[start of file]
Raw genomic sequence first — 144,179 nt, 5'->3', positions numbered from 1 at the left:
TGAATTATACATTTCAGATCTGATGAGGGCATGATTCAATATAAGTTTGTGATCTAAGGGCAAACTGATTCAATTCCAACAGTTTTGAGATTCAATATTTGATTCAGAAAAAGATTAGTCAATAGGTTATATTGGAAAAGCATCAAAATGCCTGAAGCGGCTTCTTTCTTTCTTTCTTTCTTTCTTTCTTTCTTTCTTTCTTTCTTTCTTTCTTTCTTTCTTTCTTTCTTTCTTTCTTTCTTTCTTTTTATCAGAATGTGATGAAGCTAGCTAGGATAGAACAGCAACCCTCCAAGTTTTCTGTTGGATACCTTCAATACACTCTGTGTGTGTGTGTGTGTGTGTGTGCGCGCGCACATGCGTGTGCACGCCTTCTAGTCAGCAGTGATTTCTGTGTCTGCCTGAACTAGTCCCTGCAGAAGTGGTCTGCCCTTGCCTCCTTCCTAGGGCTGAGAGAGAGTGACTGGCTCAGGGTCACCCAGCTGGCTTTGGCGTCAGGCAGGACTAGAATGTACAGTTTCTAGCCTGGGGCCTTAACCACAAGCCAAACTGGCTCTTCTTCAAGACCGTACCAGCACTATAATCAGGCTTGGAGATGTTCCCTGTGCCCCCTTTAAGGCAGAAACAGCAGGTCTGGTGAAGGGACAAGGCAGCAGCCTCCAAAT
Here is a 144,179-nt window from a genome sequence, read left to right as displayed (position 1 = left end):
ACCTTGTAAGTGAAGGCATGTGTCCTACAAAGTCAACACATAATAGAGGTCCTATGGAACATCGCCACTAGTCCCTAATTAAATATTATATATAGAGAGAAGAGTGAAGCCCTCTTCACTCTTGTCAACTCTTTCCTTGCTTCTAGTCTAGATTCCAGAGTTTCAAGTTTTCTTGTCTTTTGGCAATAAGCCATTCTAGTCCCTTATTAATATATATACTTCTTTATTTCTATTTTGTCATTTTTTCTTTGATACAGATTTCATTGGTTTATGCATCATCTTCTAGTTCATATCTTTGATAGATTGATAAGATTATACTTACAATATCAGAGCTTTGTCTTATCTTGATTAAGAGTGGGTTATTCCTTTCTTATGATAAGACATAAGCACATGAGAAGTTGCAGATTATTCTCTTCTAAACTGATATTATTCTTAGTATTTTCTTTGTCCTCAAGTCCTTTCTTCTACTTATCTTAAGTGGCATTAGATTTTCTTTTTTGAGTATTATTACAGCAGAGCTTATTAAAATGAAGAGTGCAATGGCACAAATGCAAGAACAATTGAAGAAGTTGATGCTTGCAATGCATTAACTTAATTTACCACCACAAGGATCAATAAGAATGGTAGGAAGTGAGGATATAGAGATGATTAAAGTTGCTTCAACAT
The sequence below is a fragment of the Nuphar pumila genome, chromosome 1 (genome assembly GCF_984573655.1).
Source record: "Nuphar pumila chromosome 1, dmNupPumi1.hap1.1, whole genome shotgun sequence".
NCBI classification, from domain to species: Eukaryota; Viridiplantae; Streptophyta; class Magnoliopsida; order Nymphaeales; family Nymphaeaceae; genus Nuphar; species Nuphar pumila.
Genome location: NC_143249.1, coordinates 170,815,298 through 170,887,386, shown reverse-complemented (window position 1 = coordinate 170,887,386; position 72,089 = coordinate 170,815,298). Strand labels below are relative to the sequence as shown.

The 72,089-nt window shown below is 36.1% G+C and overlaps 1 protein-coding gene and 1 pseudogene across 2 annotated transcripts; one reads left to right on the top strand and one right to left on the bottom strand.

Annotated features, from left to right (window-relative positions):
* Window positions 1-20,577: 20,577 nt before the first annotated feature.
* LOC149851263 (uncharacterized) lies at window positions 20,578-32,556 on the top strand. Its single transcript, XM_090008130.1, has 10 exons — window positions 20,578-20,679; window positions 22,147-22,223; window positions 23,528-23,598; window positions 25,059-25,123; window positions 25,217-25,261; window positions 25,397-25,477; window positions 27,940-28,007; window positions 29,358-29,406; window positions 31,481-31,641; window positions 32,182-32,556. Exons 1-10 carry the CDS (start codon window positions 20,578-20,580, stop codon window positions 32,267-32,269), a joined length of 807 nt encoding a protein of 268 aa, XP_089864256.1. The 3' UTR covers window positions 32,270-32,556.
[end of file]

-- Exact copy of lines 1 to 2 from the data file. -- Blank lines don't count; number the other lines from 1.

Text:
Raw genomic sequence first — 144,179 nt, 5'->3', positions numbered from 1 at the left:
TGAATTATACATTTCAGATCTGATGAGGGCATGATTCAATATAAGTTTGTGATCTAAGGGCAAACTGATTCAATTCCAACAGTTTTGAGATTCAATATTTGATTCAGAAAAAGATTAGTCAATAGGTTATATTGGAAAAGCATCAAAATGCCTGAAGCGGCTTCTTTCTTTCTTTCTTTCTTTCTTTCTTTCTTTCTTTCTTTCTTTCTTTCTTTCTTTCTTTCTTTCTTTCTTTCTTTCTTTCTTTTTATCAGAATGTGATGAAGCTAGCTAGGATAGAACAGCAACCCTCCAAGTTTTCTGTTGGATACCTTCAATACACTCTGTGTGTGTGTGTGTGTGTGTGTGCGCGCGCACATGCGTGTGCACGCCTTCTAGTCAGCAGTGATTTCTGTGTCTGCCTGAACTAGTCCCTGCAGAAGTGGTCTGCCCTTGCCTCCTTCCTAGGGCTGAGAGAGAGTGACTGGCTCAGGGTCACCCAGCTGGCTTTGGCGTCAGGCAGGACTAGAATGTACAGTTTCTAGCCTGGGGCCTTAACCACAAGCCAAACTGGCTCTTCTTCAAGACCGTACCAGCACTATAATCAGGCTTGGAGATGTTCCCTGTGCCCCCTTTAAGGCAGAAACAGCAGGTCTGGTGAAGGGACAAGGCAGCAGCCTCCAAAT